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For comparison with @Raffzahn's description above, here's how the INT 21h entry point works in DOS Plus.

In the INT 21h handler, the function number is compared with 2Fh. Functions up to 2Fh are handled by a 'DOS 1' handler, functions above by a 'DOS 2' handler.

The 'DOS 1' handler

  • If AH is zero, control is passed to the INT 20h handler.
  • In all other cases, DS is pushed to the stack. DS, SS and SP are saved to memory; then DS is switched to the DOS emulator data segment, and SP to an internal stack.
  • If the system is in an INT 24h handler invoked by DOS Plus: Functions 1-0Ch (console I/O) switch to the stack as it was when INT 24h was invoked. Functions 0Dh and higher call a function to reverse various temporary changes made to the DTA and the mapping of drive P:.
  • Interrupts are disabled.
  • Registers are pushed to the stack in the order AX,BX,CX,DX,SI,ES,DI,BP.
  • A near call is made to the appropriate function handler.
  • Registers are retrieved from the stack.
  • SS and SP are retrieved from memory. DS is retrieved from the caller's stack.
  • Control is returned to the calling program with an IRET.

The 'DOS 2' handler

This handler has only one code path:

  • DS, SS and SP are saved to memory.
  • SS and SP are set to an internal stack (a different one from those used by the 'DOS 1' handler)
  • The registers are saved in the order DX,ES,DI,SI,BP,CX,BX,AX.
  • If the system is in an INT 24h handler invoked by DOS Plus, the same function mentioned above is called to unwind temporary DTA / drive P: changes.
  • An internal flag is set to say that a 'DOS 2' call is being handled. This allows the Ctrl-Break handler to cope with the different stack layouts of 'DOS 1' and 'DOS 2' calls.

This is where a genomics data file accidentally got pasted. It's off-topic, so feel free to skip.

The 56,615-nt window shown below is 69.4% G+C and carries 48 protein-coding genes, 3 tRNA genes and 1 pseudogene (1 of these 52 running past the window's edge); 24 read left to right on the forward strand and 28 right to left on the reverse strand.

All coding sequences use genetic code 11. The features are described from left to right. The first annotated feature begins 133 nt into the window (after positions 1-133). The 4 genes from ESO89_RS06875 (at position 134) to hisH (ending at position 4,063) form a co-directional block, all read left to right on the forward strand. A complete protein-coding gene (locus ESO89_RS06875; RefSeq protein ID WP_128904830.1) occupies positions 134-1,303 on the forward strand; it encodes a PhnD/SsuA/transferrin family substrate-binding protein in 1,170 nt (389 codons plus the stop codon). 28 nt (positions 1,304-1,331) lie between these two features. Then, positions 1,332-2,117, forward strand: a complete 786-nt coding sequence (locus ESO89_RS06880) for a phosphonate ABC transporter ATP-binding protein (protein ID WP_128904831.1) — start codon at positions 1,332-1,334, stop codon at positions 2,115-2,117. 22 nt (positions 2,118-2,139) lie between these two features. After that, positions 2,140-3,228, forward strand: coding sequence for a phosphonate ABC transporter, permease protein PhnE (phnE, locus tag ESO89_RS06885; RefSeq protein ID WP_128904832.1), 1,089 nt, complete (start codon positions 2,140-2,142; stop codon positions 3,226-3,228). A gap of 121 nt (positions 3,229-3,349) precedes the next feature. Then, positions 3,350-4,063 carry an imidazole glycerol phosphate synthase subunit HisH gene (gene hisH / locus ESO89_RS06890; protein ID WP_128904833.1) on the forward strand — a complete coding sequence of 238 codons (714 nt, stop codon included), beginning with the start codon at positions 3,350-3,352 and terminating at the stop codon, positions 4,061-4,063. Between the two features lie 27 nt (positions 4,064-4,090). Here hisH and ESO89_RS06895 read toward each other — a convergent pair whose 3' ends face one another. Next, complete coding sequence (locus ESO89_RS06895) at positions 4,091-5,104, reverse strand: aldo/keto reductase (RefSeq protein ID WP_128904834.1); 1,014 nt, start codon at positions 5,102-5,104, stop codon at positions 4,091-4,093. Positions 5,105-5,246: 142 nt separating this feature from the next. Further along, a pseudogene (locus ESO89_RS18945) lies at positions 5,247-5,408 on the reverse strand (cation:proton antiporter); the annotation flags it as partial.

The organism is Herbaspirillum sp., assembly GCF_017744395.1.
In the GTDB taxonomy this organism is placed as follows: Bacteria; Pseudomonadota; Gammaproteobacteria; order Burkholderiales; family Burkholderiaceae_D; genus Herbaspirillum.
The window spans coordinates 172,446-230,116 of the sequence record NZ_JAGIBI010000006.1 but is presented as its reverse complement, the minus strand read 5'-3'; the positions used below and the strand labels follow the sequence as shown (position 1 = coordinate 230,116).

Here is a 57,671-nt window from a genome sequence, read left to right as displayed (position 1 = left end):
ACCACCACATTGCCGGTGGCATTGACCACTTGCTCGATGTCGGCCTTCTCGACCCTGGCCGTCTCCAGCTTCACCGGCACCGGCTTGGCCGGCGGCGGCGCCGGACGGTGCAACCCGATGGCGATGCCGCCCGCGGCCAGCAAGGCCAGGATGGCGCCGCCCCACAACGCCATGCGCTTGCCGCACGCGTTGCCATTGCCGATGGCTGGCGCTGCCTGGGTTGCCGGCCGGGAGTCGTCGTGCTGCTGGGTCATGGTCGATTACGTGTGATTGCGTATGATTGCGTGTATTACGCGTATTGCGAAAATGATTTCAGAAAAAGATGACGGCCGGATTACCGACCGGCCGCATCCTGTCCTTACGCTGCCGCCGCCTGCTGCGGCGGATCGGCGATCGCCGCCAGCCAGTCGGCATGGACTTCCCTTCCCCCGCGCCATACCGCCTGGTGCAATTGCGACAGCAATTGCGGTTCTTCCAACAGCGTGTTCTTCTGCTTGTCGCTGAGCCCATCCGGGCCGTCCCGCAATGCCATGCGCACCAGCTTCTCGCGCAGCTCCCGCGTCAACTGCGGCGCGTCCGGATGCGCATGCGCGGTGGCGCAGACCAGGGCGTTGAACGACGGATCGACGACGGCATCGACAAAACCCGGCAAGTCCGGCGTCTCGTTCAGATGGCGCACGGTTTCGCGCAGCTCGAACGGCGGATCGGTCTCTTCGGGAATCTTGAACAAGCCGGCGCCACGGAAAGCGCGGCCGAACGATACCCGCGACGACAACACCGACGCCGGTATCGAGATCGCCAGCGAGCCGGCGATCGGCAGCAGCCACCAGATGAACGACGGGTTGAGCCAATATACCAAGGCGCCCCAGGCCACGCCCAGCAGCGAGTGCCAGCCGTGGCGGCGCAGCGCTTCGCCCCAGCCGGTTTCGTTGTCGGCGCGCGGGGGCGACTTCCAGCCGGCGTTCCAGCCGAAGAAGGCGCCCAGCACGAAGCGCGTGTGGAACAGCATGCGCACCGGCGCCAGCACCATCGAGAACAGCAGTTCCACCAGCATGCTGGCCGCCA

• A near call is made to the appropriate function handler.
  • The internal 'DOS 2 call' flag is cleared.
  • The registers are retrieved from the stack.
  • SS, SP and DS are retrieved from memory.
  • Control is returned to the calling program with an IRET.

Therefore it's clear that both DOS Plus 1.2 and MS-DOS 2 preserve all possible registers across system calls. One obvious difference is that MS-DOS 2 saves them on the caller's stack, while DOS Plus saves them to one of its internal stacks. This may be what the Roland Perry quote is referring to; it would require less stack space in the calling program.

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  • The use of a system stack is rather interesting or an OS that is supposed to allow (limited) multitasking. Basic MT support does require that process stack is used to store process information, quite the way MS-DOS does it (That is unless there's a call (and thus process) specific structure to save the state independent from stack)
    – Raffzahn
    Commented Apr 11, 2022 at 0:56
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    @Raffzahn: While the underlying CP/M kernel in DOS Plus allows multiple processes to run, only one of them at most can be a DOS program. So the DOS emulator is not multitasking or re-entrant.
    – john_e
    Commented Apr 11, 2022 at 7:29
  • Note the stored register values on the stack are accessible and may be modified to be what the function is supposed to return in that register before the return code is executed. In some corner cases like errors more register values may be modified by DOS than DR DOS.
    – Brian
    Commented Apr 11, 2022 at 12:51